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First Net Inclusion Summit Embraces Older Adults

By Cecilia Garcia

The very first Net Inclusion Summit was held last May in Kansas City, and several Senior Service America staff were there. Convened by the National Digital Inclusion Alliance, the gathering brought together more than 200 various organizations from across the country working to ensure that all Americans can reap the benefits of 21st century communications technology. We have been working on digital inclusion for older Americans since 2009 and wanted to represent the voice and concerns of this important segment of the population at the summit.

We found ourselves in good company. Wanda Davis of the Ashbury Senior Computer Community Center attended our summit breakout session entitled, “Resources for Getting Seniors Online.” We highlighted Wanda’s senior center in an article published by the Benton Foundation’s Digital Beat Blog entitled, “Federal Funding Fosters Senior Digital Learning.” Also at the summit was Kami Griffith of Community Technology Network, whose work with the City of San Francisco’s Department on Aging was also featured in our article.

At our breakout session, Bob Harootyan, SSAI Manager of Research, presented our analysis of data published by the Pew Research Center, indicating that income and education are as important as age in determining whether a person is online or not. We first published this analysis in another Digital Beat Blog article, “Disadvantaged elders: Least likely to be online.” He also presented his findings on how digital learning in a cordial low-pressure learning environment promotes mental well-being, based on data from our Digital Inclusion Initiative.

Session participants told us that they planned to share our research and analysis as they reach out to funders to support digital literacy and computer training for older Americans.

With so much attention being paid to make sure children have Internet access at home for schoolwork, it’s easy for funders and policymakers to overlook the needs of senior citizens. In Kansas City we found that older Americans have some important allies across the country working to eliminate the digital divide for everyone.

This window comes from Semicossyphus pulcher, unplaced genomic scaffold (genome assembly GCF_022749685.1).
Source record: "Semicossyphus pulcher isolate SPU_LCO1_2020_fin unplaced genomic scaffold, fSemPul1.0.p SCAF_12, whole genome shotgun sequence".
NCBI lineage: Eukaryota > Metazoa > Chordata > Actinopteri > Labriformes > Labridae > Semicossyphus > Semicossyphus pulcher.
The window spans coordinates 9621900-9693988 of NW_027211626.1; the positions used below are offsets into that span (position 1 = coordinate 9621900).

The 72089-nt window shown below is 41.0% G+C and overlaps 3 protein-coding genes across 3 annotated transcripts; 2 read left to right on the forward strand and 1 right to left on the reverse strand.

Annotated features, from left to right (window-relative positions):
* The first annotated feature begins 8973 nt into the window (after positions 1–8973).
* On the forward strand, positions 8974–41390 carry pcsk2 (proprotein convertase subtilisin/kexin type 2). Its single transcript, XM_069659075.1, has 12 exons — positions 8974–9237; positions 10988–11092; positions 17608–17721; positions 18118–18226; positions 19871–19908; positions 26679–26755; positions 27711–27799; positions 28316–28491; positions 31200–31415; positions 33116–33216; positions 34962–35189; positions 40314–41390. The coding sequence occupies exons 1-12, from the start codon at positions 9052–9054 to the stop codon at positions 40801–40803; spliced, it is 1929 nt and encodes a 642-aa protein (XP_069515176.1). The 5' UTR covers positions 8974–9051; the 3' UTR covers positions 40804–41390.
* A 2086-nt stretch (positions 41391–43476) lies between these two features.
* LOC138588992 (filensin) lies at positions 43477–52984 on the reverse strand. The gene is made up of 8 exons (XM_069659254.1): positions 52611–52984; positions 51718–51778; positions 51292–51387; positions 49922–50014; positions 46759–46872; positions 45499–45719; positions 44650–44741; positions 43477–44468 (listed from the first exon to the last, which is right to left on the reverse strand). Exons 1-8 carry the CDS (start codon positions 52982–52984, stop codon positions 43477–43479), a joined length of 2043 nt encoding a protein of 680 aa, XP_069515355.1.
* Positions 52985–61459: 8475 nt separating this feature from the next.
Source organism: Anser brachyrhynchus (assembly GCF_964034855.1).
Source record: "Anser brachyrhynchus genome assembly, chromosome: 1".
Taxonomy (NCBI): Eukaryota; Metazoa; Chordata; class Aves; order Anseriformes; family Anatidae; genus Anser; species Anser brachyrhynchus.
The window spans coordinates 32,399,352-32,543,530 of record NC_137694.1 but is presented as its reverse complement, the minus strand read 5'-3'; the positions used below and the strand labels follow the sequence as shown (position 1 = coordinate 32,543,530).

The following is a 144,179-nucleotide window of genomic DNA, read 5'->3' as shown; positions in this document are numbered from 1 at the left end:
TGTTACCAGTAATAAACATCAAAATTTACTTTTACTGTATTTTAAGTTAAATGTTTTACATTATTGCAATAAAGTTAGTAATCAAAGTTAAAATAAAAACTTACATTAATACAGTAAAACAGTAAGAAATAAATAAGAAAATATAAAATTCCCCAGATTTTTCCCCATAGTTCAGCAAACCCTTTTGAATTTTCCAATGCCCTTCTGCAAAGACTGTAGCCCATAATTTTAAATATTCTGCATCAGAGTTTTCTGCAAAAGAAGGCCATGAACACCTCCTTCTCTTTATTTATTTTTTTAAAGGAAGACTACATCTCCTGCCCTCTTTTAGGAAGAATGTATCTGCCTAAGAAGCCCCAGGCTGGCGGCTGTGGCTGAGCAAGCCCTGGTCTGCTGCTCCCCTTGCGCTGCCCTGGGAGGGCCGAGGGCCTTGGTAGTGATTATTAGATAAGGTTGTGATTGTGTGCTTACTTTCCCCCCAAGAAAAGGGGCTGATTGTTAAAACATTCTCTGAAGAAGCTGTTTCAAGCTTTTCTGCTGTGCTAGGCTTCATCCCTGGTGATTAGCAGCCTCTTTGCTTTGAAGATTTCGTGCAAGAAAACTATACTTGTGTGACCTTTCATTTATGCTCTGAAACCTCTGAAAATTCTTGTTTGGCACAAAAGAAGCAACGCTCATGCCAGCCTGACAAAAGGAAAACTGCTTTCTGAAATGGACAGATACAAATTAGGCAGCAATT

By Cecilia Garcia The very first Net Inclusion Summit was held last May in Kansas City, and several Senior Service America staff were there. Convened by the National Digital Inclusion Alliance, the gathering brought together more than 200 various organizations from across the country working to ensure that all Americans can reap the benefits of 21st century communications technology. We have been working on digital inclusion for older Americans since 2009 and wanted to represent the voice and concerns of this important segment of the population at the summit. We found ourselves in good company. Wanda Davis of the Ashbury Senior Computer Community Center attended our summit breakout session entitled, “Resources for Getting Seniors Online.” We highlighted Wanda’s senior center in an article published by the Benton Foundation’s Digital Beat Blog entitled, “Federal Funding Fosters Senior Digital Learning.” Also at the summit was Kami Griffith of Community Technology Network, whose work with the City of San Francisco’s Department on Aging was also featured in our article. At our breakout session, Bob Harootyan, SSAI Manager of Research, presented our analysis of data published by the Pew Research Center, indicating that income and education are as important as age in determining whether a person is online or not. We first published this analysis in another Digital Beat Blog article, “Disadvantaged elders: Least likely to be online.” He also presented his findings on how digital learning in a cordial low-pressure learning environment promotes mental well-being, based on data from our Digital Inclusion Initiative. Session participants told us that they planned to share our research and analysis as they reach out to funders to support digital literacy and computer training for older Americans. With so much attention being paid to make sure children have Internet access at home for schoolwork, it’s easy for funders and policymakers to overlook the needs of senior citizens. In Kansas City we found that older Americans have some important allies across the country working to eliminate the digital divide for everyone.